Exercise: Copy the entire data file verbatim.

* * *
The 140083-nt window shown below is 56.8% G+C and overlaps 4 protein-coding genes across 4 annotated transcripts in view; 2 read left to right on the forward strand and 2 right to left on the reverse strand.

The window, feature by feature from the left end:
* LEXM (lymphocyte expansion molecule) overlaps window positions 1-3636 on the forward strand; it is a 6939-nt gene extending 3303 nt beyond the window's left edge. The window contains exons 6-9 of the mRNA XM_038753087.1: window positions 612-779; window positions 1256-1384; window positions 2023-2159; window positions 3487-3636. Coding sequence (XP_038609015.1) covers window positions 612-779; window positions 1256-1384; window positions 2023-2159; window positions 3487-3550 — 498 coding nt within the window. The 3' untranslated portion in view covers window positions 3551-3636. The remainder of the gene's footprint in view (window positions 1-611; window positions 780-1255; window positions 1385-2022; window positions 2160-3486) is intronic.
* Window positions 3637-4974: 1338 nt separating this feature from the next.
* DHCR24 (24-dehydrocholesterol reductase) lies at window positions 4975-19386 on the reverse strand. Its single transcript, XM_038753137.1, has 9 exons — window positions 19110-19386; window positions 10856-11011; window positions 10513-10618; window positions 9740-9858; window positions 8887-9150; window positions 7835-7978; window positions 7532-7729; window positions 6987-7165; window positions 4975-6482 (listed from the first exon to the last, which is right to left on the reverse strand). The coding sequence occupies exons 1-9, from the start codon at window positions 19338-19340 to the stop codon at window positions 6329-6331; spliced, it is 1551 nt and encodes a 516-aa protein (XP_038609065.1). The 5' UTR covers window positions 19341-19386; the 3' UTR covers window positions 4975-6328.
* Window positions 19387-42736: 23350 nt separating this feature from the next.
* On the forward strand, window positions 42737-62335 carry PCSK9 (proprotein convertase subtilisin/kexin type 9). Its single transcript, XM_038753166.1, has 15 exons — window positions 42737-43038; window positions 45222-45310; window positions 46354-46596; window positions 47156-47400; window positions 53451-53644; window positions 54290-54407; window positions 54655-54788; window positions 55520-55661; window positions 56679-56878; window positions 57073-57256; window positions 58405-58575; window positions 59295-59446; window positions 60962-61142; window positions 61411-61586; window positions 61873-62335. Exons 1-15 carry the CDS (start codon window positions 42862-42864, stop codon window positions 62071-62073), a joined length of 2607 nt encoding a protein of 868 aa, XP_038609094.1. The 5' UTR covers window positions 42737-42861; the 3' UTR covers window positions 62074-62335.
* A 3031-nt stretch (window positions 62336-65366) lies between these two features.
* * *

The 140083-nt window shown below is 56.8% G+C and overlaps 4 protein-coding genes across 4 annotated transcripts in view; 2 read left to right on the forward strand and 2 right to left on the reverse strand.

The window, feature by feature from the left end:
* LEXM (lymphocyte expansion molecule) overlaps window positions 1-3636 on the forward strand; it is a 6939-nt gene extending 3303 nt beyond the window's left edge. The window contains exons 6-9 of the mRNA XM_038753087.1: window positions 612-779; window positions 1256-1384; window positions 2023-2159; window positions 3487-3636. Coding sequence (XP_038609015.1) covers window positions 612-779; window positions 1256-1384; window positions 2023-2159; window positions 3487-3550 — 498 coding nt within the window. The 3' untranslated portion in view covers window positions 3551-3636. The remainder of the gene's footprint in view (window positions 1-611; window positions 780-1255; window positions 1385-2022; window positions 2160-3486) is intronic.
* Window positions 3637-4974: 1338 nt separating this feature from the next.
* DHCR24 (24-dehydrocholesterol reductase) lies at window positions 4975-19386 on the reverse strand. Its single transcript, XM_038753137.1, has 9 exons — window positions 19110-19386; window positions 10856-11011; window positions 10513-10618; window positions 9740-9858; window positions 8887-9150; window positions 7835-7978; window positions 7532-7729; window positions 6987-7165; window positions 4975-6482 (listed from the first exon to the last, which is right to left on the reverse strand). The coding sequence occupies exons 1-9, from the start codon at window positions 19338-19340 to the stop codon at window positions 6329-6331; spliced, it is 1551 nt and encodes a 516-aa protein (XP_038609065.1). The 5' UTR covers window positions 19341-19386; the 3' UTR covers window positions 4975-6328.
* Window positions 19387-42736: 23350 nt separating this feature from the next.
* On the forward strand, window positions 42737-62335 carry PCSK9 (proprotein convertase subtilisin/kexin type 9). Its single transcript, XM_038753166.1, has 15 exons — window positions 42737-43038; window positions 45222-45310; window positions 46354-46596; window positions 47156-47400; window positions 53451-53644; window positions 54290-54407; window positions 54655-54788; window positions 55520-55661; window positions 56679-56878; window positions 57073-57256; window positions 58405-58575; window positions 59295-59446; window positions 60962-61142; window positions 61411-61586; window positions 61873-62335. Exons 1-15 carry the CDS (start codon window positions 42862-42864, stop codon window positions 62071-62073), a joined length of 2607 nt encoding a protein of 868 aa, XP_038609094.1. The 5' UTR covers window positions 42737-42861; the 3' UTR covers window positions 62074-62335.
* A 3031-nt stretch (window positions 62336-65366) lies between these two features.